Anna Burns

Summer Reading Lists - Katherine Forbes Riley

Each summer we like to invite authors to share their summer reading lists with us.

First up this summer is Vermont author Katherine Forbes Riley, a writer and computational linguist whose debut,The Bobcat, was released in June (Arcade/Skyhorse 2019). The Bobcat was recently picked by Ms. Magazine as a Read for the Rest of Us. Alexander Chee calls The Bobcat, “a heartfelt, revelatory, and moving novel about how the way back to our humanity and to the humanity of others leads us sometimes through the animal world. Surprising, precise, and full of love for the immeasurable possibilities of the human heart.”

Thanks for sharing your picks with us, Kate!


With summer in full swing, here are six great reads for the beach or lake. Each paragraph will stun and be savored, after which you’ll likely find yourself staring out at the endlessly repeating patterns of water and thinking about all that it might mean. That’s my idea of a great beach/lake read.

Naamah, by Sarah Blake

This book is built on a fantastic premise, plank by plank, and then let loose on us. What do you think about Noah’s wife? About that boat, those animals, their noise, their stench? You may not think much now but I can promise you’ll be thinking after you read Naamah. You’ll think about each phrase. I’m a fast reader, quick to skim if something doesn’t hold me, but this one forced me to read slowly, to listen like music and absorb every note, and I almost didn’t want to finish—not until I could get my hands on Blake’s next one.

The Sympathizer, by Viet Thanh Nguyen

This book matched pace with me as fast as my thoughts could go. This author is dangerous, his mind brilliant and multi-faceted. I would love to hear him read or even just speak. These are images from a war we all by now think we know intimately, and so it’s amazing that he makes them new. He makes them bitter, funny, awkward, unexpected; he weds us to them newly.

The Underground Railroad, by Colson Whitehead

The first fifty pages of this novel should be required reading for every citizen of America. They could only have been written by one for whom such horror is truly alive in memory, but they should be read by us all, so those memories come alive for our whole country. So that we can all together almost not bear them.

There, There, by Tommy Orange

This book burns. Simply burns. The multiplicity of characters and voices is insane. How did Orange do it? I think he did what one of his protagonists does: he recorded voices. And then inside his head he muffled his own and let those others come through. And as unique as they are, still they resound with the lost and found in all of us. We must read them and think, these are my countrymen.

Milkman, by Anna Burns

I’ve never read something so internal. So amazing and disturbing and universal. I kept thinking, this sounds just like communism, like life behind the Wall, even though it’s Ireland. It reminds me a lot of Beckett as well. But it’s a woman, and the main character is a young woman, and she thinking about people, a town full of people that she thinks about as if it’s a net that holds her, also a spider’s web.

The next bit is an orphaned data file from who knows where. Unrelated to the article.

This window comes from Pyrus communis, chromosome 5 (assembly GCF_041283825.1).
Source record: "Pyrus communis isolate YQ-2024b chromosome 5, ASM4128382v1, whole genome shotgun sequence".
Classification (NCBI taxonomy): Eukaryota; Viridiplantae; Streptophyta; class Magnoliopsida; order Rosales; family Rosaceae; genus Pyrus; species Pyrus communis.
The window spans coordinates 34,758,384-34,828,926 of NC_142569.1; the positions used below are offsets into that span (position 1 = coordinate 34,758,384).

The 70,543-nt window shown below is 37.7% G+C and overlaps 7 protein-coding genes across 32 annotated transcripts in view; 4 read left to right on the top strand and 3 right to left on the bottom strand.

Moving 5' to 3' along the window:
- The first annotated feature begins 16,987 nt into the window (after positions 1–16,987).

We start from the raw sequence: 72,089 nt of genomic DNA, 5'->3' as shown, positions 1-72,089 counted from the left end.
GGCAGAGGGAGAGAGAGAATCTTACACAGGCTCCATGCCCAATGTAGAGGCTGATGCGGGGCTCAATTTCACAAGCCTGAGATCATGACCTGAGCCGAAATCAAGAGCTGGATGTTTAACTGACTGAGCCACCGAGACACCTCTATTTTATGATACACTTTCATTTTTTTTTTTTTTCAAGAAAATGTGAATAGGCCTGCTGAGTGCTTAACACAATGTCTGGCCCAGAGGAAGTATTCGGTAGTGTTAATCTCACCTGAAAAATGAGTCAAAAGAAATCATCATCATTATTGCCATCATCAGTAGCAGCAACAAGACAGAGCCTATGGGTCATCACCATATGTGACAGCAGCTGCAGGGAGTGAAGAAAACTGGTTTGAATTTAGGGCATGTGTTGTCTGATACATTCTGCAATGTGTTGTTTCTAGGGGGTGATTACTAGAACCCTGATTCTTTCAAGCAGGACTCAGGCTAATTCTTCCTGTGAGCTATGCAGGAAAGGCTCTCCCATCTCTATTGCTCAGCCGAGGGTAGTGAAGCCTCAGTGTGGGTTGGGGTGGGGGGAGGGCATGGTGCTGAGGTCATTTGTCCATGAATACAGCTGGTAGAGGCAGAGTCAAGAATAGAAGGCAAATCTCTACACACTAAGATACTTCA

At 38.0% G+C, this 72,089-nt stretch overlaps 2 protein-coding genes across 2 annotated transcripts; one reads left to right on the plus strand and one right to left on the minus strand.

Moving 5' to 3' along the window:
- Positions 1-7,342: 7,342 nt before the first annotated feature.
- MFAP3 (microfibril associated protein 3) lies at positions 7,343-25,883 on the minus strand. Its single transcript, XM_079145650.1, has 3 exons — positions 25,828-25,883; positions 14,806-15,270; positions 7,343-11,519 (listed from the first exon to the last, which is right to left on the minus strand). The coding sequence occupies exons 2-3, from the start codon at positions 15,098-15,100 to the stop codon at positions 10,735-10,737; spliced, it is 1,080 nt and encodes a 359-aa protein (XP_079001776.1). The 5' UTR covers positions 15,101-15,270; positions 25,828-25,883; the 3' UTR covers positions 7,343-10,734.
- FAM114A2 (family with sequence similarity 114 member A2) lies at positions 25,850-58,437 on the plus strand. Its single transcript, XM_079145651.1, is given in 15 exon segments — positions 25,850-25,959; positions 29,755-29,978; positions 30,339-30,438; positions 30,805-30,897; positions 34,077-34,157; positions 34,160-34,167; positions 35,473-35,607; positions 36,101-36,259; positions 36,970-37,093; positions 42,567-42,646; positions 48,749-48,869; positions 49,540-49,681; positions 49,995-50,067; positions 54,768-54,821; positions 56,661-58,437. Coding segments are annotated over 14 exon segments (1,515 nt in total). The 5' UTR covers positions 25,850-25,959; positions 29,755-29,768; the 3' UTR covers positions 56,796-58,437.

The Friend, by Sigrid Nunez

If I had to pick one book that’s made the deepest personal impact on me recently, I’d have to say The Friend. It’s such a paradoxical book, one that fabricates even as it acknowledges it, one that as a writer affirms my love of writing even while putting forth some pretty irrefutable reasons for why I shouldn’t be writing at all. It’s also got a dog, a big tough old dog. And it’s written by a very smart tough older woman, and that voice feels really good to me, mingling with all the others.

The Dipper - December 2018

"The Dipper" is our monthly newsletter, where we highlight readings, events, calls for submission, and other literary-related news for the coming month. If you have news or events to share, let us know

 

December News

December is a quiet month in terms of readings and literary events. (If you squint at the month of December on our calendar, it looks a bit like a snowy field dotted with a few bare, beautiful trees.)

This month might be the perfect time to catch up on your TBR pile and your Slow Club Book Club reading. If you’re like Shari, you might want to start searching out titles that you want to add to your wish list for 2019.

In the new year, be on the lookout for our “Year in Reading” posts again, as we follow suit with The Millions.

Remember that books make great gifts! Support your local independent bookstores. Happy Holidays from Literary North!

December’s Shooting Stars

A cool literary find from each of us to help light up your month:

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  • BBC Radio 4 invited Cheryl Strayed, Ocean Vuong, and Sharon Olds to visit Emily Dickinson’s house in Amherst and to write in her room. Many interesting reflections on her life and work. —Shari

  • Speaking of snowy fields, do you know about Shelley Jackson’s beautiful, slow Instagram story written in snow? She’s been writing the story, word by word, during the snowy months in New York since 2014. I absolutely love the slow pace of this project, and the way it meanders through the months and years. (Tip: If you’re not good at reading a story backwards, you can read at least the first six sentences in their correct order on Electric Lit.) —Rebecca


December Highlights

Leath Tonino

Leath Tonino

Leath Tonino will be at Flying Pigs Books in Shelburne, Vermont, on Saturday, December 1 at 6:30 pm to read from his essay collection, The Animal One Thousand Miles Long.

On Saturday, December 8, at 6:00 pm, Andre Dubus III will be reading from his latest novel at The Northshire Bookstore in Manchester Center, Vermont.

Louise Penny, author of the Chief Inspector Gamache mystery series, will be at the Capitol Center for the Arts in Concord, New Hampshire, on Sunday, December 9, at 1:00 pm. Ticket are $38 and include a signed copy of the latest book in the series, Kingdom of the Blind.